|There's golf, and there's the Ryder Cup. Like nothing else in golf, it dominates the headlines, courts controversy, ignites social media, and draws in millions of non-fans. So how did what started as a low-key exhibition match in the 1920s, and which was dying by the 1970s, become a sports marketing phenomenon?Re-invention|
The Ryder Cup heralded a trend which has shaped modern sport: the creation of new and re-imagined formats. Consider for example the huge success and influence of the Rugby World Cup (born in the 80s), football’s Premier League and Champions League (the 90s), cricket’s Twenty20 and IPL, and most recently eSports. And there are many more.
So it was with the Ryder Cup. Following years of predictable and overwhelming US victories over a hopelessly outmatched GB & Ireland team, by 1977 the event was on its last legs. But from 1979, at the inspired suggestion of Jack Nicklaus, GB & Ireland became a European team to make the matches more competitive. And the rest, as they say is history.
Three players, who will all cast giant shadows over this Ryder Cup, stand apart for their marketing impact on golf: the recently-passed Arnold Palmer, who with Mark McCormack as his salesman, led golf into the TV era and made it a big business; Tiger Woods, the sport’s first truly global icon whose impact was only truly felt after his disgrace and withdrawal; and Seve Ballesteros, who transformed the image and appeal of European golf in general and the Ryder Cup in particular.
When Nicklaus made his suggestion, Seve was the inspiration. Seve duly became the talisman of the new European team and inspired its first game-changing victories over the US in the 80s. Brilliant, charismatic and fiercely competitive - especially against the US players and galleries who he perceived as having slighted him early in his career - Ballesteros was, above all, the catalyst for the Ryder Cup phenomenon.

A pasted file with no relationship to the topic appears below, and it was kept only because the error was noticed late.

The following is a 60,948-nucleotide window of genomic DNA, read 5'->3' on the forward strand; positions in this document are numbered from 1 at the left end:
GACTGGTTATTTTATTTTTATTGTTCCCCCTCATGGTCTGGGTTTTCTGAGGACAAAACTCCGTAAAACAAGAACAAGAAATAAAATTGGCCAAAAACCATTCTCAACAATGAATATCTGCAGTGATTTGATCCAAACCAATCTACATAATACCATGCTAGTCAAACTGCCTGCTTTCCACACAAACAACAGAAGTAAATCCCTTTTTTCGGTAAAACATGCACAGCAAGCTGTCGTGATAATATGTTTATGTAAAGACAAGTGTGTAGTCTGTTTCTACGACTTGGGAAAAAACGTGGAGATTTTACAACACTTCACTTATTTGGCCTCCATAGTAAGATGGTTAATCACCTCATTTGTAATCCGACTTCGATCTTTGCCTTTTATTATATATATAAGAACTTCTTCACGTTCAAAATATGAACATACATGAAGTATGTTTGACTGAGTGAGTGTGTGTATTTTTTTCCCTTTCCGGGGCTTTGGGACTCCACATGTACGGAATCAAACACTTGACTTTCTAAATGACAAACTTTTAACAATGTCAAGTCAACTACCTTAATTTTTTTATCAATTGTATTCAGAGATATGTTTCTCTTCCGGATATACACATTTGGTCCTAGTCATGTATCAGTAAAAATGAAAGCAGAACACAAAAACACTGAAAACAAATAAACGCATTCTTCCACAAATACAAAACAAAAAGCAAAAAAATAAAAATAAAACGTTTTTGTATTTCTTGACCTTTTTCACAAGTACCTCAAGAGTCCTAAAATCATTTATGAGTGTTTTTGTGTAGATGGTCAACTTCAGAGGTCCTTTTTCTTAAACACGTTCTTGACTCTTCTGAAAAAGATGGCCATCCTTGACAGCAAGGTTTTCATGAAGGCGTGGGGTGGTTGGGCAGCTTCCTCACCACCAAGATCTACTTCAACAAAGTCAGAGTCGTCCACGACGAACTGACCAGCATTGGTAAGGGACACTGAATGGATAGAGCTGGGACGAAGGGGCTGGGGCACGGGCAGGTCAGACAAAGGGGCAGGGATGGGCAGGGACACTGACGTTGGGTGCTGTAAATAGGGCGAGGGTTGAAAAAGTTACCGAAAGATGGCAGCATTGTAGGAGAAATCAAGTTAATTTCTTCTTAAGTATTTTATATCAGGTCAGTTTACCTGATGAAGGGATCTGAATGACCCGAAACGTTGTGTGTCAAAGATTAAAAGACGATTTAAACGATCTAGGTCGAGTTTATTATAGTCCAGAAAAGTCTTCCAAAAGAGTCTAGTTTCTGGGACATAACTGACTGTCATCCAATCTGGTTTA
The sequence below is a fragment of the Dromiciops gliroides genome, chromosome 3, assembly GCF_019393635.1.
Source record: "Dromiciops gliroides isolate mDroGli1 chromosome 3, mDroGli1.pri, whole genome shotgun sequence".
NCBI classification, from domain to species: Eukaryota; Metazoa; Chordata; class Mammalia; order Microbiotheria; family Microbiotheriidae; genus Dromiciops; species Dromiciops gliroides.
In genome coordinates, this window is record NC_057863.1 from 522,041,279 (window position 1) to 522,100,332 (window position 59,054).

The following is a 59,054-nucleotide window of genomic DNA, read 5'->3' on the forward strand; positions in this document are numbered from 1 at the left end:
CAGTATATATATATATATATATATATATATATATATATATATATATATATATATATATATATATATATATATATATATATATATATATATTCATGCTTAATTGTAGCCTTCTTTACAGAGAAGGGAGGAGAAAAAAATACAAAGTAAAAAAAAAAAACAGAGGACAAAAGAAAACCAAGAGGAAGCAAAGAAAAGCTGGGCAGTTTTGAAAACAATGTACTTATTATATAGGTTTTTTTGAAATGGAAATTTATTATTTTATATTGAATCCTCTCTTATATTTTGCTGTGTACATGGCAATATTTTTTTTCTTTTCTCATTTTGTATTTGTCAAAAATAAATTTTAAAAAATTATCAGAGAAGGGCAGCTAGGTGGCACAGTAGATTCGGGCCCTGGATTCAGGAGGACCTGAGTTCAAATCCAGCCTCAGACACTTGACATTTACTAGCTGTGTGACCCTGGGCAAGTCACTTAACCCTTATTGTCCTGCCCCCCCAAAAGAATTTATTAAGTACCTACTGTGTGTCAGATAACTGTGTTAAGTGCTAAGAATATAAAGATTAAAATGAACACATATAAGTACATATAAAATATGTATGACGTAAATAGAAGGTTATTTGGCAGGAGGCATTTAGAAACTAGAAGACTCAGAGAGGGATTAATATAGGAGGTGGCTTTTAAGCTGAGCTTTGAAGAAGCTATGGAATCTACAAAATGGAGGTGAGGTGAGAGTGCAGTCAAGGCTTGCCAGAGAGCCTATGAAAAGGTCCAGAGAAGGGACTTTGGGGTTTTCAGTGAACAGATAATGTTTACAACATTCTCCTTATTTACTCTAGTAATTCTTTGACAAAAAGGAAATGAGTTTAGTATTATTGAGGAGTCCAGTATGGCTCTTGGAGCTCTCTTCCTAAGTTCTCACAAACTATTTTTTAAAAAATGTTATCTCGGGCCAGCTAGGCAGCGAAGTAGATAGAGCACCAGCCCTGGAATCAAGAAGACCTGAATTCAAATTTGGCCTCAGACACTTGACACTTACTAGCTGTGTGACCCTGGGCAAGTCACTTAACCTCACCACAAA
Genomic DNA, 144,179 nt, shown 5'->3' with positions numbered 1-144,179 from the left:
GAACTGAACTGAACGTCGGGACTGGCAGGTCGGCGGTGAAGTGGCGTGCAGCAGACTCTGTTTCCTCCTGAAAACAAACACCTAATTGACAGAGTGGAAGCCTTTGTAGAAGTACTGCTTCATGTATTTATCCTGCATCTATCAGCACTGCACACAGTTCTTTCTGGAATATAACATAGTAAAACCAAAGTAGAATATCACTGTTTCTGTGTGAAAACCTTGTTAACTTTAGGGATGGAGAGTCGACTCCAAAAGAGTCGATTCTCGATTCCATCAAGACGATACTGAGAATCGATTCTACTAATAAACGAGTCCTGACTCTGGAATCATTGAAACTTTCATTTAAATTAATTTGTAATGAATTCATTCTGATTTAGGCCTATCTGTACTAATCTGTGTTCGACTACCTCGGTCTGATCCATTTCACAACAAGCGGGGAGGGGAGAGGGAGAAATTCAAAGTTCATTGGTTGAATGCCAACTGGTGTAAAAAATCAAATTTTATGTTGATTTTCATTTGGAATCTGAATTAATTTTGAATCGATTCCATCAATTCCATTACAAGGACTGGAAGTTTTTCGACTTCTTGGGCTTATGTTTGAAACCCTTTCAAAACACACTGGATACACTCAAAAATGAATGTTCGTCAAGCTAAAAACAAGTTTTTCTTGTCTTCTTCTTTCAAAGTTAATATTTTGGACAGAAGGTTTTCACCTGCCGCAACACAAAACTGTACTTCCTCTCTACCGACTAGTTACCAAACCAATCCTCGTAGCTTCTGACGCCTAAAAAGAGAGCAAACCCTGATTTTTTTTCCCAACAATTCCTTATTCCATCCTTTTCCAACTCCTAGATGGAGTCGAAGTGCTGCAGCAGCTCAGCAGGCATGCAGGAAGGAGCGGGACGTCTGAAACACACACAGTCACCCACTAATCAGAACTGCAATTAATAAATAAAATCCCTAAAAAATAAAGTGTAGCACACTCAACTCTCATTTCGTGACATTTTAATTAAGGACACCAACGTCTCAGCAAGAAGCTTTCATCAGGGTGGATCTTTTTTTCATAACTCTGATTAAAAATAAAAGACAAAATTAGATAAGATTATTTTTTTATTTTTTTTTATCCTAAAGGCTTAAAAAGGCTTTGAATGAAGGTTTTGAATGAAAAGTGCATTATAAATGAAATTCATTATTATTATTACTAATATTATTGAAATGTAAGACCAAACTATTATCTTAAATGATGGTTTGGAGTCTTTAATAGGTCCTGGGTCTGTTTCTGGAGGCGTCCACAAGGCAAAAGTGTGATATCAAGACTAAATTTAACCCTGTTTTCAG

Less Is More
One of modern sport’s biggest problems is that there’s too much of it. Football, rugby, tennis, cricket and golf have all over-supplied the marketplace, leading to numerous negative on- and off-field consequences. This has increasingly worked to the Ryder Cup’s advantage. It doesn’t come around very often, but when it does, we can’t wait. Less is more.
Above all, one thing makes the Ryder Cup unique, and uniquely powerful as a sports marketing platform: it’s Europe versus the USA. This happens nowhere else in major sport. Nowhere else in major sport does Europe compete under one banner, uniting hundreds of millions of fans. And it’s easy to forget that sport in the USA is a primarily a domestic affair: the dominant US team sports are all contested internally. As a sporting nation, the USA rarely ventures outside its borders onto the world stage. So when it does, it’s rare, and it’s a big deal. And this year, owing to Brexit, this particular aspect of the Ryder Cup story is even deeper.
The Ryder Cup is entirely unlike the golf that we see week-in, week-out, all year. Tournament golf is selfish: the Ryder Cup is selfless. It’s not about individuals playing for a title and multi-million-dollar purses. It’s about teams, about playing as part of the team, about winning for the team, and – that extreme rarity in big sport - not about money – the players aren’t paid to appear in the Ryder Cup. And this works and appeals in a way that tournament golf simply doesn’t. It gives the fans a team to support, and that in turn makes it bigger, more emotional, and easier to buy into than tournament golf - remember, worldwide, it’s team sport that rules. It makes heroes and villains out of players who, ordinarily, we don’t passionately support or oppose in their tournament identities. And most importantly, it works because it demands of the players something different, something other, something somehow better.
It may not like it, but the fact is that sport thrives on controversy. Controversy creates today’s stories, history’s legends, and tomorrow’s fans. Controversy sells. And since the Ryder Cup was re-invented in 1979, and the contest became as close and as fierce as anything that sport can offer, controversy has never been far away: indeed, it’s become part of the event’s DNA and its global appeal, part of why we look forward to it, part of what we expect from it. Golf’s traditionalists might not like it, but that controversy is another element that sets the Ryder Cup apart, and gives it an appeal way beyond golf’s normal fan base and media footprint.
We regularly tune into marquee events hoping to see something special, only to be disappointed. But since its re-invention, the Ryder Cup has never disappointed. Every event since 1979 has produced unforgettable, defining moments that have entered the sporting – not just golfing – pantheon. And this isn’t about serendipity: it’s the inevitable result of the contest being re-invented to become even and unpredictable, blending perfectly with a format which is guaranteed to produce moments that win – or lose – the match. The Ryder Cup is a perfect sports marketing template.
Synergy is working with Standard Life Investments, the first Worldwide Partner of the Ryder Cup.